There is reason to be concerned that more widespread and greater use of marijuana will lead to an increase in fatal and non-fatal motor vehicle crashes. The evidence collected so far might not be conclusive, because there is evidence going both ways. Every state with a medical or recreational marijuana scheme certainly should collect data regarding the effect of any such program on highway safety. What we know so far, however, is very troubling.
Consider the data from Colorado since that state enacted a recreational marijuana initiative in 2012. According to a September 2018 report by the Strategic Intelligence Unit of the Rocky Mountain High Intensity Drug Trafficking Area (HIDTA) Task Force, since 2012 traffic deaths involving drivers who tested positive for marijuana have increased by 35 percent, while the number of marijuana-related fatalities jumped 151 percent from 55 in 2013 to 138 in 2017. In 2017, 76 of the 112 drivers involved in fatal wrecks tested positive for THC, not an inactive cannabis metabolite, in their blood—and therefore in their brain—which indicates marijuana use within hours preceding the crash. The 2017 number translates to one person killed every 2.5 days. Earlier HIDTA Task Force Reports, as well as publications by other organizations, also found similar results.
Those sad facts are not surprising when one considers the following. An anonymous November 2017 Colorado Department of Transportation survey concluded that 69 percent of respondents admitted to driving while “high” from marijuana within the prior year, 55 percent said that driving under the influence of marijuana was safe, and 55 percent of that group said that they had driven while high an average of 12 times in the prior 30 days. The one word that best describes those results is “scary.” Finally, there is evidence that this problem might last longer than the average person expects. One study found that chronic daily marijuana users still suffered from impairment three weeks into abstinence, past the point at which the average person might think himself free of THC’s disabling effect.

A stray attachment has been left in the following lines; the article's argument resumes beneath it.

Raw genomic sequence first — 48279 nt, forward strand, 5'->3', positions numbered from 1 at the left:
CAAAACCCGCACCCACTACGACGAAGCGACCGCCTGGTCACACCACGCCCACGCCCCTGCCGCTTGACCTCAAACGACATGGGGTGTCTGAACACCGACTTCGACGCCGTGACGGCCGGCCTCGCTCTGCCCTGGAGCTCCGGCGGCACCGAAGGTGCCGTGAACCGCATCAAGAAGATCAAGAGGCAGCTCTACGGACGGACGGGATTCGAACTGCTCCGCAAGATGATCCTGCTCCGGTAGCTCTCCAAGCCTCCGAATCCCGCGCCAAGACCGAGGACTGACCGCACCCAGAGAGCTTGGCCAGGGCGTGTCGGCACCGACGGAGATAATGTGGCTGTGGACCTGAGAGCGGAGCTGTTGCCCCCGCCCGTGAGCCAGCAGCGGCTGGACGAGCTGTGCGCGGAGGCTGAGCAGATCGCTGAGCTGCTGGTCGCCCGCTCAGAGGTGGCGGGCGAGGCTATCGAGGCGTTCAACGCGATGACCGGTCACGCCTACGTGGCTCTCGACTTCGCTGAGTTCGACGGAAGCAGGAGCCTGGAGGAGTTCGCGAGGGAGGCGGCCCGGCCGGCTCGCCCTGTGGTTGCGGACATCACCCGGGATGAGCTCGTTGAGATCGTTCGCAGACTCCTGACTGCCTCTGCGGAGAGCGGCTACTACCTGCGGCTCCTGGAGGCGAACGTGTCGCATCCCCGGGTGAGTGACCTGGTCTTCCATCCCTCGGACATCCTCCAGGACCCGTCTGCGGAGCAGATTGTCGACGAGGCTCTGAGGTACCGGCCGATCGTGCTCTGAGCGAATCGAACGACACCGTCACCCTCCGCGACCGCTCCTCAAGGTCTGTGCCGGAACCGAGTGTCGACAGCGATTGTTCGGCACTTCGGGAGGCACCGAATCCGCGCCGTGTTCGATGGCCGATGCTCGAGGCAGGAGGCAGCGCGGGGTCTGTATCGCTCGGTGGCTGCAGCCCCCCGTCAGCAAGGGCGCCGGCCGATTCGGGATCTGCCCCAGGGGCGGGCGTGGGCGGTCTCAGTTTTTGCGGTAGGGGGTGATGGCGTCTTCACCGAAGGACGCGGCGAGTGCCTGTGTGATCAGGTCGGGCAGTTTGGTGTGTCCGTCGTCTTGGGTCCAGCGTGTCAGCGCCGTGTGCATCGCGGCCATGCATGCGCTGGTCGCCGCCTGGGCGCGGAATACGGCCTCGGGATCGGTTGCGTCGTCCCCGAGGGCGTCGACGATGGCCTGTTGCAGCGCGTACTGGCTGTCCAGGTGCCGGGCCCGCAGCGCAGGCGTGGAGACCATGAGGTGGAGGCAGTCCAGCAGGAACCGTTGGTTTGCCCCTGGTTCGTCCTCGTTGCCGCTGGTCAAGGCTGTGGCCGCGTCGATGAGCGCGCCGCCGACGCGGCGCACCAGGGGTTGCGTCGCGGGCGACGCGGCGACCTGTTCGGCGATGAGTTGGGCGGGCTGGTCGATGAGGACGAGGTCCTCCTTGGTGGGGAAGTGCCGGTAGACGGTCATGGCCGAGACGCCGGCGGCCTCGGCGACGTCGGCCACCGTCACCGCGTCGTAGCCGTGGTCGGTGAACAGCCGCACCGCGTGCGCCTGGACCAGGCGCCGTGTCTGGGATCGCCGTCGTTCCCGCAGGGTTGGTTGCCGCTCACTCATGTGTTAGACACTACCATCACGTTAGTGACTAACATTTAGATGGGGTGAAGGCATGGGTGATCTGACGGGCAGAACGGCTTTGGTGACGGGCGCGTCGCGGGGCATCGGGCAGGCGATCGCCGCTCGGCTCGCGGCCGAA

One final point in this regard. Legalizing any psychoactive substance puts innocent parties at risk of grave bodily injury or death if they drive because some other drivers might be impaired by any such substance. That is a critical factor to consider. As I have explained elsewhere:
Like the debate over marijuana legalization, the challenge to the constitutionality and morality of capital punishment has been the subject of vigorous dispute for the last several decades. One of the most common and powerful arguments advanced against the death penalty is that the criminal justice system is so riddled with flaws that there is an unacceptable risk that an innocent person will be executed. In any event, the argument goes, the difference between who lives and dies is entirely arbitrary.
Ironically, the adoption of medical and recreational marijuana schemes poses the same risk of killing the innocent. Yet, we do not see any discussion of this cost of reform of the nation’s marijuana laws, let alone any outcry against liberalization that it will cost innocent lives. It is time that we should.
There should be little doubt that the existence of medical and recreational marijuana schemes increases the risk of highway morbidity and mortality. Logic compels that conclusion. Eliminating criminal penalties for marijuana possession and use will entice some new number of people to use marijuana who avoided it because it had been a crime. Some number of those people will drive after becoming impaired. In turn, some number of those people will contribute to an accident, perhaps one involving a fatality. It certainly is the case that a legislature could decide that marijuana liberalization will lead to an increase in marijuana use and therefore decide to allocate any burden on the party—the marijuana user—who increases the risk of morbidity and mortality to deter people from using marijuana and driving.
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The result is this: adoption of medical and recreational marijuana initiatives poses the risk of killing entirely innocent parties, whether they are other motorists, passengers, or pedestrians, in a purely random manner. Those people are no less innocent, and no less dead, than the hypothetical individual who is wrongfully convicted of a capital crime and executed. That omission deserves especial blame in the case of increased recreational use of marijuana. Whatever benefit marijuana may offer the people who smoke it, it cannot save lives. It can, however, take them.